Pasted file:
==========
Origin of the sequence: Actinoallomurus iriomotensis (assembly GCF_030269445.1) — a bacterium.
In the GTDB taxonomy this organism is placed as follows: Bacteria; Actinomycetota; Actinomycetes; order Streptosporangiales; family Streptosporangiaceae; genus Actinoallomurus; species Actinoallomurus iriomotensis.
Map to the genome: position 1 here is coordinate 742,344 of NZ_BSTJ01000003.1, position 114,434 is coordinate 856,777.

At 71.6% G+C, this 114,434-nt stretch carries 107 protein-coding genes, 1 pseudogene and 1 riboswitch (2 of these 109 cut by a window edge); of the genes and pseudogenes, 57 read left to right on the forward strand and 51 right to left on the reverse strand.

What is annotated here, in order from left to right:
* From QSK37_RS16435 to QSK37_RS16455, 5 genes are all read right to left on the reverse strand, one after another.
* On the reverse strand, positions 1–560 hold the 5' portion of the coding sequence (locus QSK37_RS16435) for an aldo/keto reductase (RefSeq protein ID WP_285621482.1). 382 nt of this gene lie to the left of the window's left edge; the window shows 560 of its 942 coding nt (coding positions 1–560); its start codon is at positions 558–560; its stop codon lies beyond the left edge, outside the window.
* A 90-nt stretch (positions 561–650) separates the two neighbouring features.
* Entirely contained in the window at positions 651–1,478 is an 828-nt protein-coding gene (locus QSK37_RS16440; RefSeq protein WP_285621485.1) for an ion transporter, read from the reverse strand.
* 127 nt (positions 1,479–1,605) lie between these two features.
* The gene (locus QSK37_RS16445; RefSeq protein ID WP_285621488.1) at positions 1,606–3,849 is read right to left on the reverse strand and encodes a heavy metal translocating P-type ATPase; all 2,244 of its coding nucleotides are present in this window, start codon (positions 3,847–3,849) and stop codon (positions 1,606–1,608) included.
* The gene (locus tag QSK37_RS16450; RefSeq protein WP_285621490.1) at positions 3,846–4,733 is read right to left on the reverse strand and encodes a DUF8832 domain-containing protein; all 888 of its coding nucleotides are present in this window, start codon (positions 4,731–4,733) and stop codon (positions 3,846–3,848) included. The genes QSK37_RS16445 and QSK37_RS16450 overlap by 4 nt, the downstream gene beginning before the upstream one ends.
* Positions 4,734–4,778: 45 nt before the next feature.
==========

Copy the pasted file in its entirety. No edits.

Origin of the sequence: Actinoallomurus iriomotensis (assembly GCF_030269445.1) — a bacterium.
In the GTDB taxonomy this organism is placed as follows: Bacteria; Actinomycetota; Actinomycetes; order Streptosporangiales; family Streptosporangiaceae; genus Actinoallomurus; species Actinoallomurus iriomotensis.
Map to the genome: position 1 here is coordinate 742,344 of NZ_BSTJ01000003.1, position 114,434 is coordinate 856,777.

At 71.6% G+C, this 114,434-nt stretch carries 107 protein-coding genes, 1 pseudogene and 1 riboswitch (2 of these 109 cut by a window edge); of the genes and pseudogenes, 57 read left to right on the forward strand and 51 right to left on the reverse strand.

What is annotated here, in order from left to right:
* From QSK37_RS16435 to QSK37_RS16455, 5 genes are all read right to left on the reverse strand, one after another.
* On the reverse strand, positions 1–560 hold the 5' portion of the coding sequence (locus QSK37_RS16435) for an aldo/keto reductase (RefSeq protein ID WP_285621482.1). 382 nt of this gene lie to the left of the window's left edge; the window shows 560 of its 942 coding nt (coding positions 1–560); its start codon is at positions 558–560; its stop codon lies beyond the left edge, outside the window.
* A 90-nt stretch (positions 561–650) separates the two neighbouring features.
* Entirely contained in the window at positions 651–1,478 is an 828-nt protein-coding gene (locus QSK37_RS16440; RefSeq protein WP_285621485.1) for an ion transporter, read from the reverse strand.
* 127 nt (positions 1,479–1,605) lie between these two features.
* The gene (locus QSK37_RS16445; RefSeq protein ID WP_285621488.1) at positions 1,606–3,849 is read right to left on the reverse strand and encodes a heavy metal translocating P-type ATPase; all 2,244 of its coding nucleotides are present in this window, start codon (positions 3,847–3,849) and stop codon (positions 1,606–1,608) included.
* The gene (locus tag QSK37_RS16450; RefSeq protein WP_285621490.1) at positions 3,846–4,733 is read right to left on the reverse strand and encodes a DUF8832 domain-containing protein; all 888 of its coding nucleotides are present in this window, start codon (positions 4,731–4,733) and stop codon (positions 3,846–3,848) included. The genes QSK37_RS16445 and QSK37_RS16450 overlap by 4 nt, the downstream gene beginning before the upstream one ends.
* Positions 4,734–4,778: 45 nt before the next feature.